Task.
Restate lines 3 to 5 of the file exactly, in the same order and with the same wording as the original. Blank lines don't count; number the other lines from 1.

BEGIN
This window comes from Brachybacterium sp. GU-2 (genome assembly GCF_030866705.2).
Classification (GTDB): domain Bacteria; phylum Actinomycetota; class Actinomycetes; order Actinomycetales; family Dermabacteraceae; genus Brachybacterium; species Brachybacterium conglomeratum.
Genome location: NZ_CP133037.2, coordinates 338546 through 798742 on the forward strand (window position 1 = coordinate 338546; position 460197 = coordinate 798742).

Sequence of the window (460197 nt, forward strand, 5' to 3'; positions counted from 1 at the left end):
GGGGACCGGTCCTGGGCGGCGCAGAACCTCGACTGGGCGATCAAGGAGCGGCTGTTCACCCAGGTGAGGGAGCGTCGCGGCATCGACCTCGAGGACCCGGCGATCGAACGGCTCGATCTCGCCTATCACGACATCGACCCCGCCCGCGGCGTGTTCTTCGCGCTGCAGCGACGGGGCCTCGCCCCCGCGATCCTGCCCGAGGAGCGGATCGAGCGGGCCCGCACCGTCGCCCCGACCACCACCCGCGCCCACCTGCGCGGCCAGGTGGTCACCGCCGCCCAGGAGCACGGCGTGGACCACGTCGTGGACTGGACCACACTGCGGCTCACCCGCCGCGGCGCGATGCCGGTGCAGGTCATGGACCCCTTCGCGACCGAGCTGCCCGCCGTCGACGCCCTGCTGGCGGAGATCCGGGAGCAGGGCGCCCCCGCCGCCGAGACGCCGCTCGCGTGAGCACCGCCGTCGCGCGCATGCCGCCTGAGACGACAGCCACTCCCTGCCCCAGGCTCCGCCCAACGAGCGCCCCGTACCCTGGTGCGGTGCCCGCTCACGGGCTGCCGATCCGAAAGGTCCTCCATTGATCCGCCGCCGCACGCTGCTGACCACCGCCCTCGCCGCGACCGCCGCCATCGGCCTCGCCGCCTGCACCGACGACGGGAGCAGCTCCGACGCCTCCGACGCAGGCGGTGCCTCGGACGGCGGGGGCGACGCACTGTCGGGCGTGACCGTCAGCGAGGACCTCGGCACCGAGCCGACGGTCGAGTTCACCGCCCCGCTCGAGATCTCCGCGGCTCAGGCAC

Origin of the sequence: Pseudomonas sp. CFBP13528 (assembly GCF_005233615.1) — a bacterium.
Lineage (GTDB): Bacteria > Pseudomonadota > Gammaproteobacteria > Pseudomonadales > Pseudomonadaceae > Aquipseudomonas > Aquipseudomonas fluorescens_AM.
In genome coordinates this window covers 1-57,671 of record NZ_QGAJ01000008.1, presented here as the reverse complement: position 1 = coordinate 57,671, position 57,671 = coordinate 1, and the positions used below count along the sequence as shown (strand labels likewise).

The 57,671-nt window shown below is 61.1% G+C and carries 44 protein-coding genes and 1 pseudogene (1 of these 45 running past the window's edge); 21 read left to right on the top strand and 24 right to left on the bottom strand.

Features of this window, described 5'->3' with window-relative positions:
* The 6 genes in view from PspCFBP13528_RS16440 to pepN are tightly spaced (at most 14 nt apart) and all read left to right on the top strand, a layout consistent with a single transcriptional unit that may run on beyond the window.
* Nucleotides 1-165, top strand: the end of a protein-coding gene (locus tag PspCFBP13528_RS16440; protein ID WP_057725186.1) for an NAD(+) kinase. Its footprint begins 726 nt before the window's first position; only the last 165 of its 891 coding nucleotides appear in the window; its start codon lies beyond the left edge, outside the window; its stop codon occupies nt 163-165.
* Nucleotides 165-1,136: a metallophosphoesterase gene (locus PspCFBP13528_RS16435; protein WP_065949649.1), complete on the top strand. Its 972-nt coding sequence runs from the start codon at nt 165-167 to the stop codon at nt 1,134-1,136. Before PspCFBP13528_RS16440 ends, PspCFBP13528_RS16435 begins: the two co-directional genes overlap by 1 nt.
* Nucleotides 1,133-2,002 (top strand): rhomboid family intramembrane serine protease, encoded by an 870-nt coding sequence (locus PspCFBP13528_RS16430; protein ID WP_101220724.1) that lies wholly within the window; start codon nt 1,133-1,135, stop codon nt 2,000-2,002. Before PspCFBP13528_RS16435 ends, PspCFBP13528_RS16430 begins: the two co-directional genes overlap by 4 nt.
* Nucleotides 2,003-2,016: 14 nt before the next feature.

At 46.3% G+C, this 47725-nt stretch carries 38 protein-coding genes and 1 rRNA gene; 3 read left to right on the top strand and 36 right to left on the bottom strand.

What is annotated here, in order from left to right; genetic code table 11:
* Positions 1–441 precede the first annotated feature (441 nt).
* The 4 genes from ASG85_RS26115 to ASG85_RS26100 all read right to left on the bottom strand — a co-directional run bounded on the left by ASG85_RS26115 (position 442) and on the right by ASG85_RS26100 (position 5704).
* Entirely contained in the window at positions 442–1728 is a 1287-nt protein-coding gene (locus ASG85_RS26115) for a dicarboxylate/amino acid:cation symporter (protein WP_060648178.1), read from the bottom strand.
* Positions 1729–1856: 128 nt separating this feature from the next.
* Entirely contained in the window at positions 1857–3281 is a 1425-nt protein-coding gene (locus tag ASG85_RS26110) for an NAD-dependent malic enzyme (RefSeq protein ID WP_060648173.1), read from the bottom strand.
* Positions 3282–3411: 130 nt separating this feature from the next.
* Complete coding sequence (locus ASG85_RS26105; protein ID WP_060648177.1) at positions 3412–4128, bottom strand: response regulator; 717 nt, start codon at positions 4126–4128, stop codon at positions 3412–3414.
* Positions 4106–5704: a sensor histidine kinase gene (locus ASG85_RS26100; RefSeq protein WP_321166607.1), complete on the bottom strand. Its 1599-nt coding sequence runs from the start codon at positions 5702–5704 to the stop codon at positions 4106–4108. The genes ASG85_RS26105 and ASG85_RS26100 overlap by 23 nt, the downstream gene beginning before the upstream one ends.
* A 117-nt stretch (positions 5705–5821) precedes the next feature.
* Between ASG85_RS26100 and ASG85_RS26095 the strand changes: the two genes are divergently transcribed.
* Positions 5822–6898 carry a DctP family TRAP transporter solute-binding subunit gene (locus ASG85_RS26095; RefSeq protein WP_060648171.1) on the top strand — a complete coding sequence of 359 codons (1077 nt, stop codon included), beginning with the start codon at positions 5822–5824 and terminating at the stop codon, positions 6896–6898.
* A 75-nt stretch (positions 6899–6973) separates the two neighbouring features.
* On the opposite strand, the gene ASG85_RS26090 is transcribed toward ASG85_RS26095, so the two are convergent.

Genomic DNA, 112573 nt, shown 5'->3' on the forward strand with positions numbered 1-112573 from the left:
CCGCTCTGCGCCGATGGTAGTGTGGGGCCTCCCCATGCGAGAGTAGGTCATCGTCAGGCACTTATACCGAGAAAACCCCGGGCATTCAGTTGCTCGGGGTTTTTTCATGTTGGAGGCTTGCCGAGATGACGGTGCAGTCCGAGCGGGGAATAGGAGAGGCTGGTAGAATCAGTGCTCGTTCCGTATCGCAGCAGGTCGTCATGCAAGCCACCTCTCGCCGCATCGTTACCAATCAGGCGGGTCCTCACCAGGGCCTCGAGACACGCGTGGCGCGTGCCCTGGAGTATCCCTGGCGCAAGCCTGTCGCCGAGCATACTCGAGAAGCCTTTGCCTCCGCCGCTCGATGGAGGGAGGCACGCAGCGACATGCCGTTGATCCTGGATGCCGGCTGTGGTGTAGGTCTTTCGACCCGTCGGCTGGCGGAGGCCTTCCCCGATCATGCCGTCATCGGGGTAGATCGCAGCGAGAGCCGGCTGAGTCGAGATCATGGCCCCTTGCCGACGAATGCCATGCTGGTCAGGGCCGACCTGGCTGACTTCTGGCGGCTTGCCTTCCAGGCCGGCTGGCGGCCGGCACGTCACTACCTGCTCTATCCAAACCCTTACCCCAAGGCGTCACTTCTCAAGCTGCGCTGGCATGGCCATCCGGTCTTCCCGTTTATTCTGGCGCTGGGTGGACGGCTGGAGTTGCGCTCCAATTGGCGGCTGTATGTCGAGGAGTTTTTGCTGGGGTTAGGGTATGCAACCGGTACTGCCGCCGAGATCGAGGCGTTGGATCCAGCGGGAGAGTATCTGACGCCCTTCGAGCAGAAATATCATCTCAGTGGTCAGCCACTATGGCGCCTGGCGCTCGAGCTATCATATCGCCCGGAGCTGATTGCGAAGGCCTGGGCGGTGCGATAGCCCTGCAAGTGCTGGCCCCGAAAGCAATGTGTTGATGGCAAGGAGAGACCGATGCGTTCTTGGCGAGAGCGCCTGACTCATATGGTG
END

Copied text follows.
Genome location: NZ_CP133037.2, coordinates 338546 through 798742 on the forward strand (window position 1 = coordinate 338546; position 460197 = coordinate 798742).

Sequence of the window (460197 nt, forward strand, 5' to 3'; positions counted from 1 at the left end):
GGGGACCGGTCCTGGGCGGCGCAGAACCTCGACTGGGCGATCAAGGAGCGGCTGTTCACCCAGGTGAGGGAGCGTCGCGGCATCGACCTCGAGGACCCGGCGATCGAACGGCTCGATCTCGCCTATCACGACATCGACCCCGCCCGCGGCGTGTTCTTCGCGCTGCAGCGACGGGGCCTCGCCCCCGCGATCCTGCCCGAGGAGCGGATCGAGCGGGCCCGCACCGTCGCCCCGACCACCACCCGCGCCCACCTGCGCGGCCAGGTGGTCACCGCCGCCCAGGAGCACGGCGTGGACCACGTCGTGGACTGGACCACACTGCGGCTCACCCGCCGCGGCGCGATGCCGGTGCAGGTCATGGACCCCTTCGCGACCGAGCTGCCCGCCGTCGACGCCCTGCTGGCGGAGATCCGGGAGCAGGGCGCCCCCGCCGCCGAGACGCCGCTCGCGTGAGCACCGCCGTCGCGCGCATGCCGCCTGAGACGACAGCCACTCCCTGCCCCAGGCTCCGCCCAACGAGCGCCCCGTACCCTGGTGCGGTGCCCGCTCACGGGCTGCCGATCCGAAAGGTCCTCCATTGATCCGCCGCCGCACGCTGCTGACCACCGCCCTCGCCGCGACCGCCGCCATCGGCCTCGCCGCCTGCACCGACGACGGGAGCAGCTCCGACGCCTCCGACGCAGGCGGTGCCTCGGACGGCGGGGGCGACGCACTGTCGGGCGTGACCGTCAGCGAGGACCTCGGCACCGAGCCGACGGTCGAGTTCACCGCCCCGCTCGAGATCTCCGCGGCTCAGGCAC